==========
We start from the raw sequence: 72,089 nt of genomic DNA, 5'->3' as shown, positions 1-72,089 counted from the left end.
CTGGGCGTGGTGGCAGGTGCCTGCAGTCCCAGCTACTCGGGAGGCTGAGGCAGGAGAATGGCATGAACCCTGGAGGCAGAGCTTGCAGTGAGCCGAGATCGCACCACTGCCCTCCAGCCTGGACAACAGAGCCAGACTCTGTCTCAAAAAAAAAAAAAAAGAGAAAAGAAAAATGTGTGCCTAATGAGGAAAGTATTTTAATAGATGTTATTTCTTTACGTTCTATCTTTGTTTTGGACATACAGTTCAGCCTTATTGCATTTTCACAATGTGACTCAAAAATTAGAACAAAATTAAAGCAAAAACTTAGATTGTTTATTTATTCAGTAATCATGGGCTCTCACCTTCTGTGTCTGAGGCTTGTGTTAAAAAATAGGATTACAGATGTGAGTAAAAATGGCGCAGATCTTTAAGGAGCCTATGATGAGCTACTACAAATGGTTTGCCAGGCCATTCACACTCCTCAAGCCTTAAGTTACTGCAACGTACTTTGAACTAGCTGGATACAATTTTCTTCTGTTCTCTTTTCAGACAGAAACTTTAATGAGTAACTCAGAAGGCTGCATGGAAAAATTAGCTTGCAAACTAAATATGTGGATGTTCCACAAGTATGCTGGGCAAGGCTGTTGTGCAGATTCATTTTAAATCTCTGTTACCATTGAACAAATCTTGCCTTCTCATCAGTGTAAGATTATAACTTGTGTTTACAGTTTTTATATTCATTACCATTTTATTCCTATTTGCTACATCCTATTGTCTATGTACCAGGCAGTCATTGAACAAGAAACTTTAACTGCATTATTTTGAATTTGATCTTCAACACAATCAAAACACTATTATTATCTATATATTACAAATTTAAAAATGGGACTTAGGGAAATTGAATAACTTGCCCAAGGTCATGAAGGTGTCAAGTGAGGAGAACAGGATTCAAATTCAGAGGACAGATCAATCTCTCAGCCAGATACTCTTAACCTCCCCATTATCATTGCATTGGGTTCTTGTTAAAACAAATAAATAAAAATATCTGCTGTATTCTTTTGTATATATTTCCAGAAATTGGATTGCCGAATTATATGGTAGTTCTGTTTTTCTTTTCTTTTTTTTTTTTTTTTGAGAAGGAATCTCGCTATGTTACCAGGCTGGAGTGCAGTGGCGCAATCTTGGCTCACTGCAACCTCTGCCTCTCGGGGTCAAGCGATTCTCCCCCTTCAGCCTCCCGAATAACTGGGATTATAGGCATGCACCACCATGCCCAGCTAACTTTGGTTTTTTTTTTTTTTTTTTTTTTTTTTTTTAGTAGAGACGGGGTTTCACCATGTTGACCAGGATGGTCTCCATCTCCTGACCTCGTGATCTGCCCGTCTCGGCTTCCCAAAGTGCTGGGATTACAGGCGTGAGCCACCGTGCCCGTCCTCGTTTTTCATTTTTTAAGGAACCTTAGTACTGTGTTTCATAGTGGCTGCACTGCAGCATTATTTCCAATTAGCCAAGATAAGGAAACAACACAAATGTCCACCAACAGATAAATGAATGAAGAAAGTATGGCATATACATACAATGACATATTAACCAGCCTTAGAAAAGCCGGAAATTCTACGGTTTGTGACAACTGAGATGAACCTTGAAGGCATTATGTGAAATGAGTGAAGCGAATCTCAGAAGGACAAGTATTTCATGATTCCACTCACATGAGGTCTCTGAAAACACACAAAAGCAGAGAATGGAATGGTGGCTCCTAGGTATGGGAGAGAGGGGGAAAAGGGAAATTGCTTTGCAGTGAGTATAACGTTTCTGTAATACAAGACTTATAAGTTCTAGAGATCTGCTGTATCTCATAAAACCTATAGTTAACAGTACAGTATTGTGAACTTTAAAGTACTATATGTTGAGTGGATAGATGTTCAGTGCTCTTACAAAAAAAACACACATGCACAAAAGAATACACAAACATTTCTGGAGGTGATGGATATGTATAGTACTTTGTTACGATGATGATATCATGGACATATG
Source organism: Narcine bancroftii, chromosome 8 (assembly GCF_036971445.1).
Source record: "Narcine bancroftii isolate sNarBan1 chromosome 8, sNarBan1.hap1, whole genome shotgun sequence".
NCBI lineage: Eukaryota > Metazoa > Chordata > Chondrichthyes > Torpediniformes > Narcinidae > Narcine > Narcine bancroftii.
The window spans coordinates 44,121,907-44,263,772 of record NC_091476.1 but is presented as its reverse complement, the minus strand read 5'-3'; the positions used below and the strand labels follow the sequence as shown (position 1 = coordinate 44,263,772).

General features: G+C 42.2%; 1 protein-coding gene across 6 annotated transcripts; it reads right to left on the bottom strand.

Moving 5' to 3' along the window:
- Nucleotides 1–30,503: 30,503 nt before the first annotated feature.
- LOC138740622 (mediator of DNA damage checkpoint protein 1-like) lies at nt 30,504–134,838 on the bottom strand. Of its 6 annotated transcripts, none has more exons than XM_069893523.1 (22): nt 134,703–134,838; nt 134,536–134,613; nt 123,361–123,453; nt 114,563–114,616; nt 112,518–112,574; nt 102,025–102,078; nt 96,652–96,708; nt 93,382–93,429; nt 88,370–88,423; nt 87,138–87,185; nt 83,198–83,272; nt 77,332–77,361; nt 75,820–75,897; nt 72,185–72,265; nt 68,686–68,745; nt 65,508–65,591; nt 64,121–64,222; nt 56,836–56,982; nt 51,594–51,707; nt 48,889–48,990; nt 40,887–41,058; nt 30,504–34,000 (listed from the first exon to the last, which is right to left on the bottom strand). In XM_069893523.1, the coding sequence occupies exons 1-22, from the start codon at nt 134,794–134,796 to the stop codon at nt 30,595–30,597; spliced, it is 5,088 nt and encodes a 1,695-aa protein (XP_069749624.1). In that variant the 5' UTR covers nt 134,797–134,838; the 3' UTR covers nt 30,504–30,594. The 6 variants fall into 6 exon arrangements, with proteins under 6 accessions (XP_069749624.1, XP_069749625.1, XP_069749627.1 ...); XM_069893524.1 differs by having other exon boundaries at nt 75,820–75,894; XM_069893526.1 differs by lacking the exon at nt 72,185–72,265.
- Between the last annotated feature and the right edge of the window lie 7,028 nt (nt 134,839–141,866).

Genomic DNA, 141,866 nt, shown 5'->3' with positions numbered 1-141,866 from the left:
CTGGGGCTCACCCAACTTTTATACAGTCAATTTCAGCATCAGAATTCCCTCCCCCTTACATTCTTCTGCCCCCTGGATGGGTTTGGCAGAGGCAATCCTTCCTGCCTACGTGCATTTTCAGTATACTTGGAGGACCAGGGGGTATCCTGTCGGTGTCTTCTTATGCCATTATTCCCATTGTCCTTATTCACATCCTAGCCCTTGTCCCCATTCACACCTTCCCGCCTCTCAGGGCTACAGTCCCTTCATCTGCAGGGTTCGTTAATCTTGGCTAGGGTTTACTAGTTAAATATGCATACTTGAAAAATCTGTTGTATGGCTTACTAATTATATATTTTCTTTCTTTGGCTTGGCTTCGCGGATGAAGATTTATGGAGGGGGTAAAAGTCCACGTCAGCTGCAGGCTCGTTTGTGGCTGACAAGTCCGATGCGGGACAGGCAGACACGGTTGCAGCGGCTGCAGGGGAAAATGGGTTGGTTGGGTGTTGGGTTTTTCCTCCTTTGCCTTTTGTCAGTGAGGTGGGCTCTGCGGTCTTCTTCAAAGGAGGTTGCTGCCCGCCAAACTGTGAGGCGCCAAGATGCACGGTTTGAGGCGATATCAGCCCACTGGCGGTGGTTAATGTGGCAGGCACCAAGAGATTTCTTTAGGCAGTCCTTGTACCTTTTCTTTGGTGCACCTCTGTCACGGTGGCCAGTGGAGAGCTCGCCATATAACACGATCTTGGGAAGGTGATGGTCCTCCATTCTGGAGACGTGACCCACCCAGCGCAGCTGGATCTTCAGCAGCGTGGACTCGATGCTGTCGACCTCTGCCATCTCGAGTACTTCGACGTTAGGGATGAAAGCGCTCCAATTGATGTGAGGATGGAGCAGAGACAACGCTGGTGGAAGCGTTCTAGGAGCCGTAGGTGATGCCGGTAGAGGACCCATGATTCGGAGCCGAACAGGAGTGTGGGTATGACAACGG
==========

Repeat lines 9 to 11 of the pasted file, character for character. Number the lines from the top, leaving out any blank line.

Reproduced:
- Nucleotides 1–30,503: 30,503 nt before the first annotated feature.
- LOC138740622 (mediator of DNA damage checkpoint protein 1-like) lies at nt 30,504–134,838 on the bottom strand. Of its 6 annotated transcripts, none has more exons than XM_069893523.1 (22): nt 134,703–134,838; nt 134,536–134,613; nt 123,361–123,453; nt 114,563–114,616; nt 112,518–112,574; nt 102,025–102,078; nt 96,652–96,708; nt 93,382–93,429; nt 88,370–88,423; nt 87,138–87,185; nt 83,198–83,272; nt 77,332–77,361; nt 75,820–75,897; nt 72,185–72,265; nt 68,686–68,745; nt 65,508–65,591; nt 64,121–64,222; nt 56,836–56,982; nt 51,594–51,707; nt 48,889–48,990; nt 40,887–41,058; nt 30,504–34,000 (listed from the first exon to the last, which is right to left on the bottom strand). In XM_069893523.1, the coding sequence occupies exons 1-22, from the start codon at nt 134,794–134,796 to the stop codon at nt 30,595–30,597; spliced, it is 5,088 nt and encodes a 1,695-aa protein (XP_069749624.1). In that variant the 5' UTR covers nt 134,797–134,838; the 3' UTR covers nt 30,504–30,594. The 6 variants fall into 6 exon arrangements, with proteins under 6 accessions (XP_069749624.1, XP_069749625.1, XP_069749627.1 ...); XM_069893524.1 differs by having other exon boundaries at nt 75,820–75,894; XM_069893526.1 differs by lacking the exon at nt 72,185–72,265.
- Between the last annotated feature and the right edge of the window lie 7,028 nt (nt 134,839–141,866).